Sex differences in treatment and outcome after stroke: Pooled analysis including 19,000 participants

Cheryl Carcel, Xia Wang, Else Charlotte Sandset, Candice Delcourt, Hisatomi Arima, Richard Lindley, Maree L. Hackett, Pablo Lavados, Thompson G. Robinson, Paula Muñoz Venturelli, Verónica V. Olavarría, Alejandro Brunser, Eivind Berge, John Chalmers, Mark Woodward, Craig S. Anderson

Research output: Contribution to journalArticlepeer-review

67 Citations (Scopus)


ObjectiveTo explore the sex differences in outcomes and management after stroke using a large sample with high-quality international trial data.MethodsIndividual participant data were obtained from 5 acute stroke randomized controlled trials. Data were obtained on demographics, medication use, in-hospital treatment, and functional outcome. Study-specific crude and adjusted models were used to estimate sex differences in outcomes and management, and then pooled using random-effects meta-analysis.ResultsThere were 19,652 participants, of whom 7,721 (40%) were women. After multivariable adjustments, women with ischemic stroke had higher survival at 3-6 months (odds ratio [OR] 0.82, 95% confidence interval [CI] 0.70-0.97), higher likelihood of disability (OR 1.20, 95% CI 1.06-1.36), and worse quality of life (weighted mean difference -0.07, 95% CI -0.09 to 0.04). For management, women were more likely to be admitted to an acute stroke unit (OR 1.17, 95% CI 1.01-1.34), but less likely to be intubated (OR 0.58, 95% CI 0.36-0.93), treated for fever (OR 0.82, 95% CI 0.70-0.95), or admitted to an intensive care unit (OR 0.83, 95% CI 0.74-0.93). For preadmission medications, women had higher odds of being prescribed antihypertensive agents (OR 1.22, 95% CI 1.13-1.31) and lower odds of being prescribed antiplatelets (OR 0.86, 95% CI 0.79-0.93), glucose-lowering agents (OR 0.86, 95% CI 0.78-0.94), or lipid-lowering agents (OR 0.85, 95% CI 0.77-0.94).ConclusionsThis analysis suggests that women who had ischemic stroke had better survival but were also more disabled and had poorer quality of life. Variations in hospital and out-of-hospital management may partly explain the disparities.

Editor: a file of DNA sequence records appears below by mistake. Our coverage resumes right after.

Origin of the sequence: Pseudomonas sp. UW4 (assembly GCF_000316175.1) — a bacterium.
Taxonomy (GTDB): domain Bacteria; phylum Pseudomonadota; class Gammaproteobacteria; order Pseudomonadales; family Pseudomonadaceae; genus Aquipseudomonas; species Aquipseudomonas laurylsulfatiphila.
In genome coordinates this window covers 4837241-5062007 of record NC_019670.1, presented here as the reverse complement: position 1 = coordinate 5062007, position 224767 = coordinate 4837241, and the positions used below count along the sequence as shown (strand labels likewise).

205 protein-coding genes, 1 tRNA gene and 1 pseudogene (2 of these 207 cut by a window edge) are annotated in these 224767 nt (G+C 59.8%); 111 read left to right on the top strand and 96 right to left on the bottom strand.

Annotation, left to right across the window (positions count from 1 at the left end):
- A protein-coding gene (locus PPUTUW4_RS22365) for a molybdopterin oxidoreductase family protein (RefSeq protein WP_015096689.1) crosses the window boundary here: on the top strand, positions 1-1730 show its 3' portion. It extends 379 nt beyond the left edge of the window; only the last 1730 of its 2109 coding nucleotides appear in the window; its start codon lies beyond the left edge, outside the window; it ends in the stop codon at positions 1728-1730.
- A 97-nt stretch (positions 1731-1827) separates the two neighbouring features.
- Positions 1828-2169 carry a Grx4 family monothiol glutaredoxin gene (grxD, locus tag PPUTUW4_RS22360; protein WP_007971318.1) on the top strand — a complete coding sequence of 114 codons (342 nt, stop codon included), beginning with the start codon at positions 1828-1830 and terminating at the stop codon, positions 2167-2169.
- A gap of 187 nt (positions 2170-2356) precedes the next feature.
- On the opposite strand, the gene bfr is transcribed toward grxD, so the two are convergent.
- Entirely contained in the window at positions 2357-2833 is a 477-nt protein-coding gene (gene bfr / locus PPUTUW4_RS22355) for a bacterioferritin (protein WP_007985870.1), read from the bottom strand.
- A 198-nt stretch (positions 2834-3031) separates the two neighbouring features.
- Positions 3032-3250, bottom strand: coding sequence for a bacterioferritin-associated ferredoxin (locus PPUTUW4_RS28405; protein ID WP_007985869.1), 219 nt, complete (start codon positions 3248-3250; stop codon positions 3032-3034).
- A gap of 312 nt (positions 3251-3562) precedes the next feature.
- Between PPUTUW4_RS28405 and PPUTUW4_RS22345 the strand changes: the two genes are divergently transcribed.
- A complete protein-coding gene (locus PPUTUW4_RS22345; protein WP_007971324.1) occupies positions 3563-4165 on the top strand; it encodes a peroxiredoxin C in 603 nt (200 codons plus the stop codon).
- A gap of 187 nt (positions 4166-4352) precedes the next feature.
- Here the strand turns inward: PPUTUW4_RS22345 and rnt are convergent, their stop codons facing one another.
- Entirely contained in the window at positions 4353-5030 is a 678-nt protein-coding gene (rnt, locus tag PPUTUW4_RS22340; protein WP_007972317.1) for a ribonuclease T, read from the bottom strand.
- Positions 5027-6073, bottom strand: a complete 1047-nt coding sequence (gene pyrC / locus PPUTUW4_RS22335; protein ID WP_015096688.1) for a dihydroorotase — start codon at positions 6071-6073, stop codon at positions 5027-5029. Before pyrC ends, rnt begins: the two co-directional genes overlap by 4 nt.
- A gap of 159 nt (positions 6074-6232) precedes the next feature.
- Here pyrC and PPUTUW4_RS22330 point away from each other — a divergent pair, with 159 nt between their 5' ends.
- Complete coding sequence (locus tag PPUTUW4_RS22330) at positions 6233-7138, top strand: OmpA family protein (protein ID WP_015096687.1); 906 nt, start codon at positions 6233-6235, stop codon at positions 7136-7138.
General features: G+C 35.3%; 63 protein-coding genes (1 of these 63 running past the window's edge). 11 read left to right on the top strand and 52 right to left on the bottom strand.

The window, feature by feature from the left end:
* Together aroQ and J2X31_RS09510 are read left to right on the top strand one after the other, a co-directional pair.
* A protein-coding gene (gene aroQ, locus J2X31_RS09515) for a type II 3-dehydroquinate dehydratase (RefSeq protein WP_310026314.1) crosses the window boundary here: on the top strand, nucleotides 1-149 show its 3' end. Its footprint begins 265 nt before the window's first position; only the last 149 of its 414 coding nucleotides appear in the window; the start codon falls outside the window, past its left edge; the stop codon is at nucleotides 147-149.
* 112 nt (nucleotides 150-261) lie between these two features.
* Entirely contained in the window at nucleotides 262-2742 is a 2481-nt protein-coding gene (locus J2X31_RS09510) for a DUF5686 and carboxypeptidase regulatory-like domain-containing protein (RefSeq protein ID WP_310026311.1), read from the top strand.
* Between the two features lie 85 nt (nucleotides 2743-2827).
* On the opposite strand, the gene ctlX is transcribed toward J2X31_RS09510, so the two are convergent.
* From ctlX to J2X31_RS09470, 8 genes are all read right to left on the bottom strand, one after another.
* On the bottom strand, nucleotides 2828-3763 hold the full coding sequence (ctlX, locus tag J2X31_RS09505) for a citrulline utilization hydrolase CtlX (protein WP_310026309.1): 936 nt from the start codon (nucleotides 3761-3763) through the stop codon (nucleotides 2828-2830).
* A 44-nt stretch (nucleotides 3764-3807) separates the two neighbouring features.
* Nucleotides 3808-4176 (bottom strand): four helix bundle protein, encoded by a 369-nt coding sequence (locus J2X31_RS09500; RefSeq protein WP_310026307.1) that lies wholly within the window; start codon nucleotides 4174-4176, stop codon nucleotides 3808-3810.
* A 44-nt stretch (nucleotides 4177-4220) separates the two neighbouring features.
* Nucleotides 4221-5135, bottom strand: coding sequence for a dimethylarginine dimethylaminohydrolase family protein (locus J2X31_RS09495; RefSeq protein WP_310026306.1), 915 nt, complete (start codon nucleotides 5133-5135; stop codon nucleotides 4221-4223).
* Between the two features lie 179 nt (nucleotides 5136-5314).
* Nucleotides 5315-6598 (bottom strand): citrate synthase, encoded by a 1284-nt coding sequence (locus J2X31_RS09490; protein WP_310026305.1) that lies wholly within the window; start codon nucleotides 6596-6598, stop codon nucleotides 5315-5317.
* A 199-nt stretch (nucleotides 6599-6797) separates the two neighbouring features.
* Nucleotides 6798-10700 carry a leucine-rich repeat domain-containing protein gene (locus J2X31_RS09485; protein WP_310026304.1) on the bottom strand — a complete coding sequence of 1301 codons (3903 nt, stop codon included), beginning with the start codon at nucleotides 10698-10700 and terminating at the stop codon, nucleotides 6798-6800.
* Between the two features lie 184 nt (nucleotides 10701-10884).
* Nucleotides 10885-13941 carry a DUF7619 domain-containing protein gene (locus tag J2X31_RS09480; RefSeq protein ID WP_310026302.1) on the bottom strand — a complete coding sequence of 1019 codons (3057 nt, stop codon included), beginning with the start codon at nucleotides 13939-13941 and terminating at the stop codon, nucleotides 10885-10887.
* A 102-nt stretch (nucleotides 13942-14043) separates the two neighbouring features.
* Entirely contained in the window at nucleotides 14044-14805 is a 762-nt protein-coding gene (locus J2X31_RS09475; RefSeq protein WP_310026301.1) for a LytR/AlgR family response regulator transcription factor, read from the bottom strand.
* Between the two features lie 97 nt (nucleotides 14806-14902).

Original languageEnglish
Pages (from-to)E2170-E2180
Number of pages13
Issue number24
Publication statusPublished - 10 Dec 2019
Externally publishedYes


  • all clinical trials
  • All Cerebrovascular disease/Stroke
  • access to care
  • quality of life


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